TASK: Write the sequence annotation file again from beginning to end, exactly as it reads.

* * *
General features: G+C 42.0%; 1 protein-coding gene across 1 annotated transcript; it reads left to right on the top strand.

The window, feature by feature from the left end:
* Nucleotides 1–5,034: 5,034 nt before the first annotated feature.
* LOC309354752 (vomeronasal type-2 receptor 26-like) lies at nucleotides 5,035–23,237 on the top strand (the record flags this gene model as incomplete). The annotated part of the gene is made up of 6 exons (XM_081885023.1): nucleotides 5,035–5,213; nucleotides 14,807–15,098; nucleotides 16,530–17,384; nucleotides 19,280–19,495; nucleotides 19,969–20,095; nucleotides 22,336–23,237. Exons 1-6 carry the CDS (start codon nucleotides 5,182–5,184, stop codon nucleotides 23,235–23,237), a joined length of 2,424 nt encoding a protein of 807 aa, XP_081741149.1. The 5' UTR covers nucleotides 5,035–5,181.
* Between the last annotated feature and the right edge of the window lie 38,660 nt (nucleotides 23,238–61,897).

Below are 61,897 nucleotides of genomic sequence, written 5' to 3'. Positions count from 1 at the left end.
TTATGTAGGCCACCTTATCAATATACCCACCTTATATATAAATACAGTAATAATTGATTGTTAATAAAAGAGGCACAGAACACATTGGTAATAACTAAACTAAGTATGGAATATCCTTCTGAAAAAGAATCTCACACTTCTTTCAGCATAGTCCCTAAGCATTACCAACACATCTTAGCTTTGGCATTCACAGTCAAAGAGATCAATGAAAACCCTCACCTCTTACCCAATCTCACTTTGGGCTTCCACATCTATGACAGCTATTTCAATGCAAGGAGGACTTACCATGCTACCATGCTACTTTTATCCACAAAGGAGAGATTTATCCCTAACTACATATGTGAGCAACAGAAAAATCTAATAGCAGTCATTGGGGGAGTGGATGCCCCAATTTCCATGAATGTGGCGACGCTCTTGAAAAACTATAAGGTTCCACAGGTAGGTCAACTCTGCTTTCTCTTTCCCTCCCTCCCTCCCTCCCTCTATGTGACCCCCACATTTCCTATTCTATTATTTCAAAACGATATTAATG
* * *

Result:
General features: G+C 42.0%; 1 protein-coding gene across 1 annotated transcript; it reads left to right on the top strand.

The window, feature by feature from the left end:
* Nucleotides 1–5,034: 5,034 nt before the first annotated feature.
* LOC309354752 (vomeronasal type-2 receptor 26-like) lies at nucleotides 5,035–23,237 on the top strand (the record flags this gene model as incomplete). The annotated part of the gene is made up of 6 exons (XM_081885023.1): nucleotides 5,035–5,213; nucleotides 14,807–15,098; nucleotides 16,530–17,384; nucleotides 19,280–19,495; nucleotides 19,969–20,095; nucleotides 22,336–23,237. Exons 1-6 carry the CDS (start codon nucleotides 5,182–5,184, stop codon nucleotides 23,235–23,237), a joined length of 2,424 nt encoding a protein of 807 aa, XP_081741149.1. The 5' UTR covers nucleotides 5,035–5,181.
* Between the last annotated feature and the right edge of the window lie 38,660 nt (nucleotides 23,238–61,897).

Below are 61,897 nucleotides of genomic sequence, written 5' to 3'. Positions count from 1 at the left end.
TTATGTAGGCCACCTTATCAATATACCCACCTTATATATAAATACAGTAATAATTGATTGTTAATAAAAGAGGCACAGAACACATTGGTAATAACTAAACTAAGTATGGAATATCCTTCTGAAAAAGAATCTCACACTTCTTTCAGCATAGTCCCTAAGCATTACCAACACATCTTAGCTTTGGCATTCACAGTCAAAGAGATCAATGAAAACCCTCACCTCTTACCCAATCTCACTTTGGGCTTCCACATCTATGACAGCTATTTCAATGCAAGGAGGACTTACCATGCTACCATGCTACTTTTATCCACAAAGGAGAGATTTATCCCTAACTACATATGTGAGCAACAGAAAAATCTAATAGCAGTCATTGGGGGAGTGGATGCCCCAATTTCCATGAATGTGGCGACGCTCTTGAAAAACTATAAGGTTCCACAGGTAGGTCAACTCTGCTTTCTCTTTCCCTCCCTCCCTCCCTCCCTCTATGTGACCCCCACATTTCCTATTCTATTATTTCAAAACGATATTAATG